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American Hockey League teams, in particular the Binghamton Senators, benefited from last year's National Hockey League lockout by being able to consistently put a higher level of talent on the ice each night.
It will be back to business as usual in the upcoming season, but the preparation for the NHL's return will again put the sport's most talented players on display regionally.
When the NHL released its preseason schedule last week, it showed seven games being played in AHL cities, including three in the two cities that draw some of their fans from Susquehanna County.
Wilkes-Barre is the only AHL city that will have two NHL exhibitions while Binghamton also has a game.
The Binghamton rivalry with Wilkes-Barre/Scranton could get another boost when the two parent clubs meet on back-to-back nights in each other's minor-league city. The Pittsburgh Penguins and Ottawa Senators will play September 23 in Binghamton then have a rematch the next night in Wilkes-Barre.
Professional hockey's greatest active player and its two hottest prospects could be on display in those games.
Hall of Famer Mario Lemieux and Sidney Crosby, the top pick in the recent National Hockey League draft, are with the Pittsburgh Penguins, who will hold six days of their training camp in Wilkes-Barre, September 20-25.
"We are thrilled for our fans to have a chance to see NHL hockey and some familiar faces from last season's East Division champs back at the Arena along with the possibility of Sidney Crosby playing one of his early professional contests right here in Binghamton," Binghamton Senators executive vice president of operations Tom Mitchell said in a press release.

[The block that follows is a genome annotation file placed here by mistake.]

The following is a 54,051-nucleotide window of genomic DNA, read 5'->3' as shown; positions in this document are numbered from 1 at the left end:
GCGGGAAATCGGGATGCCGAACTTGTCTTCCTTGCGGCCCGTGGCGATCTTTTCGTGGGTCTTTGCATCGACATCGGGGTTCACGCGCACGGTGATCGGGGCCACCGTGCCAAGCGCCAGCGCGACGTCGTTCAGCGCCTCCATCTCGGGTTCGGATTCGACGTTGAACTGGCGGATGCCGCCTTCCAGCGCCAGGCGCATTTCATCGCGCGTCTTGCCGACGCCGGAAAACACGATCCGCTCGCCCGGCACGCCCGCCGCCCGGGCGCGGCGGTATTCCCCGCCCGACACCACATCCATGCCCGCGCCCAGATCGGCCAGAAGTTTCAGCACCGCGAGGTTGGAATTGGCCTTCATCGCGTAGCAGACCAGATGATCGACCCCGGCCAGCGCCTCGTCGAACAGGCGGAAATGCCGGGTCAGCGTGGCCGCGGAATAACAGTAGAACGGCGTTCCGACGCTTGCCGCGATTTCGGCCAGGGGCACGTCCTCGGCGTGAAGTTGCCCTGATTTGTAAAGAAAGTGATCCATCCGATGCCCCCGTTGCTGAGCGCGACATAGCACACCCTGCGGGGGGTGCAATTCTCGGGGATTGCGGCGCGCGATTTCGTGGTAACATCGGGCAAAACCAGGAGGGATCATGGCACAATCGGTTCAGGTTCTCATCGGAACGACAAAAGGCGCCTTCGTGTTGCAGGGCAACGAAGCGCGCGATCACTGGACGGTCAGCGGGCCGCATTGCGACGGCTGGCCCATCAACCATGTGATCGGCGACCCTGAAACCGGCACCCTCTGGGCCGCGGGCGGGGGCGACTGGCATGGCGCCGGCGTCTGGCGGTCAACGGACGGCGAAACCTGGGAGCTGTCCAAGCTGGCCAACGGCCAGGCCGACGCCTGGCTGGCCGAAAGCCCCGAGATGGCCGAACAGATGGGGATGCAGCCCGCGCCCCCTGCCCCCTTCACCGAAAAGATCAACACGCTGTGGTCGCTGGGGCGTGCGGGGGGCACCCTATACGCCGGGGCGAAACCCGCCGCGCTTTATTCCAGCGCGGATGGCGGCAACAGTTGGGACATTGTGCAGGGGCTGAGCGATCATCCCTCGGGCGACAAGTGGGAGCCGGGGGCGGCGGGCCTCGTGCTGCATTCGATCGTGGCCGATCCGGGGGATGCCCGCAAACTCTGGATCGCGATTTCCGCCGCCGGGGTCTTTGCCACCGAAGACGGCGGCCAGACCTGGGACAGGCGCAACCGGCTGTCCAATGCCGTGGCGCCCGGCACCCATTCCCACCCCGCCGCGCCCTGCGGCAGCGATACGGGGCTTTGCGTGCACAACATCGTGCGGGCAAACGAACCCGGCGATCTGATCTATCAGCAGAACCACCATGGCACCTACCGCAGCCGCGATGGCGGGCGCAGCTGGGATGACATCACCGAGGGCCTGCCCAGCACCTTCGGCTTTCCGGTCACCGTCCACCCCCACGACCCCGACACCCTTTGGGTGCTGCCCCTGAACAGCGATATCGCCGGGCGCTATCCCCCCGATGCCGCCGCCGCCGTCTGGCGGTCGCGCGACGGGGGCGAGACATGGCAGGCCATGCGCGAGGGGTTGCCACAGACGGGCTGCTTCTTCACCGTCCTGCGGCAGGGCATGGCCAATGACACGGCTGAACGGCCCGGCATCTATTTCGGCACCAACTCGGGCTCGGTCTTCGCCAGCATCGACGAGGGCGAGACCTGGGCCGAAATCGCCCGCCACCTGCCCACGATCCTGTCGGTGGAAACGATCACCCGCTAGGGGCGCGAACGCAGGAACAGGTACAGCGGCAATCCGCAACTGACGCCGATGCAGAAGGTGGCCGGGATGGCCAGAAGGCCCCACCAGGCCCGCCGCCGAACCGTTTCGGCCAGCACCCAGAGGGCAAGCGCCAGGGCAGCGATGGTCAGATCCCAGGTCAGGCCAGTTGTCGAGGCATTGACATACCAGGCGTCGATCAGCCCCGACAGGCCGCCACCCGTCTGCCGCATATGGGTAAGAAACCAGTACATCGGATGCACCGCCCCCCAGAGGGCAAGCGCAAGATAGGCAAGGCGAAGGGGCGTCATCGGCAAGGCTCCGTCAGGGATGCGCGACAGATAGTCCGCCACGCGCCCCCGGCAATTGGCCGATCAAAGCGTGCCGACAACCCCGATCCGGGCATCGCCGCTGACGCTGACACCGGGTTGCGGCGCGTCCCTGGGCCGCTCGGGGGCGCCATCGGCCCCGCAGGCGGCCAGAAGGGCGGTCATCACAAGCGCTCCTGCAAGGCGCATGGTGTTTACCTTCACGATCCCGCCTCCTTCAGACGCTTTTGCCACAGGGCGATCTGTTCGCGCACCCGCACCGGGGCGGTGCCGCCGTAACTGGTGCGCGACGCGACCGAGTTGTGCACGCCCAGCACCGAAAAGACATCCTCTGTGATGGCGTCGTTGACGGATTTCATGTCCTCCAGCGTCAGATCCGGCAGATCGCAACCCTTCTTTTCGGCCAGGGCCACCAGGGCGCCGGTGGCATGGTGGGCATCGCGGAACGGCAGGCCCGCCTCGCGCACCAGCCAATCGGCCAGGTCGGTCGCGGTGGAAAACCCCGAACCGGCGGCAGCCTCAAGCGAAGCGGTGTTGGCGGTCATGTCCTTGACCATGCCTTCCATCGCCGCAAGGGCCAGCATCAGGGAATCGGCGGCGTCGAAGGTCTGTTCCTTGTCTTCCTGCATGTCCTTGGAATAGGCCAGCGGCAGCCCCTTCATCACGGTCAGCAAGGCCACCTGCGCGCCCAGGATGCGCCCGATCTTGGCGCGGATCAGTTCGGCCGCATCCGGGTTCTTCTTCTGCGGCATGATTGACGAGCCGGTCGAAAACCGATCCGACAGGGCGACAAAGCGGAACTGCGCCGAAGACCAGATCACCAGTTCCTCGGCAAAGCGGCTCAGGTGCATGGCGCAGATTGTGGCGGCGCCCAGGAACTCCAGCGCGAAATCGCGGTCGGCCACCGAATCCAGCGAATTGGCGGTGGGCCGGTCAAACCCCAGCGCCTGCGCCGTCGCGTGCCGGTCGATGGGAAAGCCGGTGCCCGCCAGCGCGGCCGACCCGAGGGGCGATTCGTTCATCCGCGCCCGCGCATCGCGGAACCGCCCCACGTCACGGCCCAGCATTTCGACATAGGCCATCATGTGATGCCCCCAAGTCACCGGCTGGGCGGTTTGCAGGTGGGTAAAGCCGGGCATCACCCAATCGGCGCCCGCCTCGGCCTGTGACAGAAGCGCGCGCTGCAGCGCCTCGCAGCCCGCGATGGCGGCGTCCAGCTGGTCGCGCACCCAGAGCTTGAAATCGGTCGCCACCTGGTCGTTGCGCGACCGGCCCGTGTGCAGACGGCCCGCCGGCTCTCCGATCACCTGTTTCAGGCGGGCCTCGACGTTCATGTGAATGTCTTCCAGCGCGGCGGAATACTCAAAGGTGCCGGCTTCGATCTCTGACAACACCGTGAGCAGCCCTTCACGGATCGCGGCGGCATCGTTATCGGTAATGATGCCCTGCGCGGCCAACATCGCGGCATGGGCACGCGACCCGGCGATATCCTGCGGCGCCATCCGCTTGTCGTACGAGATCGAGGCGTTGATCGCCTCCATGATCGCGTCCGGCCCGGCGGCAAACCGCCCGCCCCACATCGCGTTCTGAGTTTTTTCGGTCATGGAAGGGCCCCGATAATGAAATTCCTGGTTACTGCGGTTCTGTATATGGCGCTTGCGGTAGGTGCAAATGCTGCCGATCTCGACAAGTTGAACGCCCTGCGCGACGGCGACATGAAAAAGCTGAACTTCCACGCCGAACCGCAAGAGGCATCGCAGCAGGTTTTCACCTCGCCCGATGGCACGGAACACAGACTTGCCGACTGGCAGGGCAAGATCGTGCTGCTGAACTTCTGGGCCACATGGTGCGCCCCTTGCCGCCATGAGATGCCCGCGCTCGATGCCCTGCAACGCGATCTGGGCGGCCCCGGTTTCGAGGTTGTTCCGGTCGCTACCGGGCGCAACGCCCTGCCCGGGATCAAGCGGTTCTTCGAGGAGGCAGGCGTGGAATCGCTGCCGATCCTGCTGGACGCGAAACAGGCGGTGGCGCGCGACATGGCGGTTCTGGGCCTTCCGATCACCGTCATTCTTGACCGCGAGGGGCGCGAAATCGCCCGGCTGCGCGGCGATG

Pittsburgh will also play the Boston Bruins in Wilkes-Barre September 21.
"Local fans will get to see a legend and, hopefully, a future legend skate on the ice together," Wilkes-Barre/Scranton Penguins CEO Jeff Barrett said during a press conference in Wilkes-Barre last week. "The people of Northeastern Pennsylvania will be among the first to witness that."
The Ottawa Senators counter Crosby, the best player in Canadian Junior hockey last season, with Jason Spezza, last season's AHL Most Valuable Player.
Lemieux is a six-time NHL scoring champion and three-time league Most Valuable Player. He was also playoff MVP twice after leading Pittsburgh to its two Stanley Cups in 1991 and 1992. He was inducted into hockey's Hall of Fame before coming out of retirement.
Crosby won the last two Quebec Major Junior Hockey League scoring titles and led Team Canada to the gold medal in the 2005 World Junior Championships.
Spezza's presence during the NHL lockout made Binghamton the favorite going into the Calder Cup playoffs, but they were upset by the rival Wilkes-Barre/Scranton Penguins. Spezza was the second overall pick in the 2001 draft.